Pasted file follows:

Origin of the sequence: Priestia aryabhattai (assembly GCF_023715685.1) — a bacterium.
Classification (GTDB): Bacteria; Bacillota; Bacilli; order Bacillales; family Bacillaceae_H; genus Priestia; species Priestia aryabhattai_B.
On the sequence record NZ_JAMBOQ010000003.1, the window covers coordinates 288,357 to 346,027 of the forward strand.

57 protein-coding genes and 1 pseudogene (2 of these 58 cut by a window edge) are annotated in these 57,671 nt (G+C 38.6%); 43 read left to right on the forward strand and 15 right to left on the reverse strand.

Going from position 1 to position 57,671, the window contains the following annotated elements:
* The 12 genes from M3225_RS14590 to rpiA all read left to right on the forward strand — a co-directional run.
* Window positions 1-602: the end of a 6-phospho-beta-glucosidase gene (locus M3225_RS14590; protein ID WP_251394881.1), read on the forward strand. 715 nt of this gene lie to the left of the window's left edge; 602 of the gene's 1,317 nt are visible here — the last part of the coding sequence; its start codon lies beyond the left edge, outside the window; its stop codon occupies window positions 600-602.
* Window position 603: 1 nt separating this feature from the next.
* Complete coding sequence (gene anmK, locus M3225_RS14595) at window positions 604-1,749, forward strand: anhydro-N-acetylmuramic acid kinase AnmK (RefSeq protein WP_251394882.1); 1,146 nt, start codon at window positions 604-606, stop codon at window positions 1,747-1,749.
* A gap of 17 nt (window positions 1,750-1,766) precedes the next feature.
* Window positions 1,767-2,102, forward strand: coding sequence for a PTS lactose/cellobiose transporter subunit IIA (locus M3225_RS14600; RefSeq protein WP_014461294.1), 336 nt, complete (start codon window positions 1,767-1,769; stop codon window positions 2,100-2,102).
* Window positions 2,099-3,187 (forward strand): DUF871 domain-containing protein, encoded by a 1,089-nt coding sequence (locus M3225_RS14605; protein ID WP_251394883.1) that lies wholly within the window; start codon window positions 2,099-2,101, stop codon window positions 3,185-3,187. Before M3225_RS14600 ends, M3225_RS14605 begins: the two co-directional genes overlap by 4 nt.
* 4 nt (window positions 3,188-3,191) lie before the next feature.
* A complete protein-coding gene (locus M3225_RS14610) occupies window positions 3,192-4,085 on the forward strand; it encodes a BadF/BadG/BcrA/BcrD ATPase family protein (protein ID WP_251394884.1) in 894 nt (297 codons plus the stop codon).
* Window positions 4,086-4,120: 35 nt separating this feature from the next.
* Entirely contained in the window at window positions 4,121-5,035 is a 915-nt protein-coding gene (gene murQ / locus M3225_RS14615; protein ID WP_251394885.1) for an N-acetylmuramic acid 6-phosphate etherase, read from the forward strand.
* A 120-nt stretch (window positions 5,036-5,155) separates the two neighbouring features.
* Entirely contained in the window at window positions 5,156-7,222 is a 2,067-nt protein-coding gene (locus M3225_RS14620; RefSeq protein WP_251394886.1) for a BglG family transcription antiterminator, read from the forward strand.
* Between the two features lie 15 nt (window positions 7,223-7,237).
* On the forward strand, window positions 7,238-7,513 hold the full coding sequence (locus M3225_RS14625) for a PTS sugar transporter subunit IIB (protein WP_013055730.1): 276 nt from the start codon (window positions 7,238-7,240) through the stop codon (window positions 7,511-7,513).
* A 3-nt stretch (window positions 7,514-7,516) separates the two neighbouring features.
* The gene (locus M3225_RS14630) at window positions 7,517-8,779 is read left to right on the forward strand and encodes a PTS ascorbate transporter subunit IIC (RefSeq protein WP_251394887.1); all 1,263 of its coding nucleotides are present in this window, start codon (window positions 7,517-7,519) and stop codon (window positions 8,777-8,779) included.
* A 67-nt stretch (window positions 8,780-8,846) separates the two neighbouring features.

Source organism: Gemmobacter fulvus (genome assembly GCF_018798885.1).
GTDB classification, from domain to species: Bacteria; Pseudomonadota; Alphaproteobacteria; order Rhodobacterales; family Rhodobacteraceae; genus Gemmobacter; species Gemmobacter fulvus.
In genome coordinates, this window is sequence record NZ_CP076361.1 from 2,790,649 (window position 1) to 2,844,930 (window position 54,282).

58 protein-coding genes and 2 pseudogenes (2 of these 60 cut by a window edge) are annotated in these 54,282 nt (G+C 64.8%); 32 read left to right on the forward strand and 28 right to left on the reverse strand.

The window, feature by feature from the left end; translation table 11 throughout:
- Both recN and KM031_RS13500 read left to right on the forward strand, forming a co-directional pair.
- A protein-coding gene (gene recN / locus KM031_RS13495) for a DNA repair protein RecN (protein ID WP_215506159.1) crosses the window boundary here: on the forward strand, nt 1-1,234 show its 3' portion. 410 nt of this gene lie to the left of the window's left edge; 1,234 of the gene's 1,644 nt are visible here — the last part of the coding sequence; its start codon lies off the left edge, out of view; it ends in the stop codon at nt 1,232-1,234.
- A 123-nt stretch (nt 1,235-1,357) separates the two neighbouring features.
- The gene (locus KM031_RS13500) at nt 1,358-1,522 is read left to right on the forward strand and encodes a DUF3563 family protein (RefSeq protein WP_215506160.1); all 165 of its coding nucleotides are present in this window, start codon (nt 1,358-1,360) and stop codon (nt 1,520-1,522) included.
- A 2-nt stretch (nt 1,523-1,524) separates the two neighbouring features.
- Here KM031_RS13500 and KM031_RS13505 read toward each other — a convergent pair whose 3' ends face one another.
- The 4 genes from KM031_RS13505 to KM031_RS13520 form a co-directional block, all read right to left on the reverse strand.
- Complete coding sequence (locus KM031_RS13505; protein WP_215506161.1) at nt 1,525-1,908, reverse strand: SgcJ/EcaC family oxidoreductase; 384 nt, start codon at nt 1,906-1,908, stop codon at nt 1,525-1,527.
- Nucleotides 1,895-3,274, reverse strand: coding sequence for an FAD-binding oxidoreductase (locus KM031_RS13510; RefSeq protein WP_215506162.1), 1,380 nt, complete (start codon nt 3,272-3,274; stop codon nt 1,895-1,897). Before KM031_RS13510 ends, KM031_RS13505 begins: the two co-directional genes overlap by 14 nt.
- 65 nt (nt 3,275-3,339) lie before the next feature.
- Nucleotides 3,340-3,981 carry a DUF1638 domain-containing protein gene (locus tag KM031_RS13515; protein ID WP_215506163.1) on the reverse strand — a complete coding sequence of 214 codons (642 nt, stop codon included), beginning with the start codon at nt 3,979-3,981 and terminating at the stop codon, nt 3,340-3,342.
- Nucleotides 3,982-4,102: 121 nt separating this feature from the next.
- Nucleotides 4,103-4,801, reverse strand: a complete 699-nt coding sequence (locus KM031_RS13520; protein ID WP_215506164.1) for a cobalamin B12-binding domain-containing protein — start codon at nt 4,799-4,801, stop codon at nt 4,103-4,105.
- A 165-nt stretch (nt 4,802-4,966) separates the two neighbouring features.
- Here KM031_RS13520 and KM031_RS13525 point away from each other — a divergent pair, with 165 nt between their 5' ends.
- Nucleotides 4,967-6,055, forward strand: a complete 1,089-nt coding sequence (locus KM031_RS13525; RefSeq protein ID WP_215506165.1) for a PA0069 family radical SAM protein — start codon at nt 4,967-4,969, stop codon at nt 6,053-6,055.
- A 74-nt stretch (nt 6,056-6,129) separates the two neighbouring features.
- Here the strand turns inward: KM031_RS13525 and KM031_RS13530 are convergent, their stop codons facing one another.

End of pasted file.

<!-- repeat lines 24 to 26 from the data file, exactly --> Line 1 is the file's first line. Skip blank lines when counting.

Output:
Source organism: Gemmobacter fulvus (genome assembly GCF_018798885.1).
GTDB classification, from domain to species: Bacteria; Pseudomonadota; Alphaproteobacteria; order Rhodobacterales; family Rhodobacteraceae; genus Gemmobacter; species Gemmobacter fulvus.
In genome coordinates, this window is sequence record NZ_CP076361.1 from 2,790,649 (window position 1) to 2,844,930 (window position 54,282).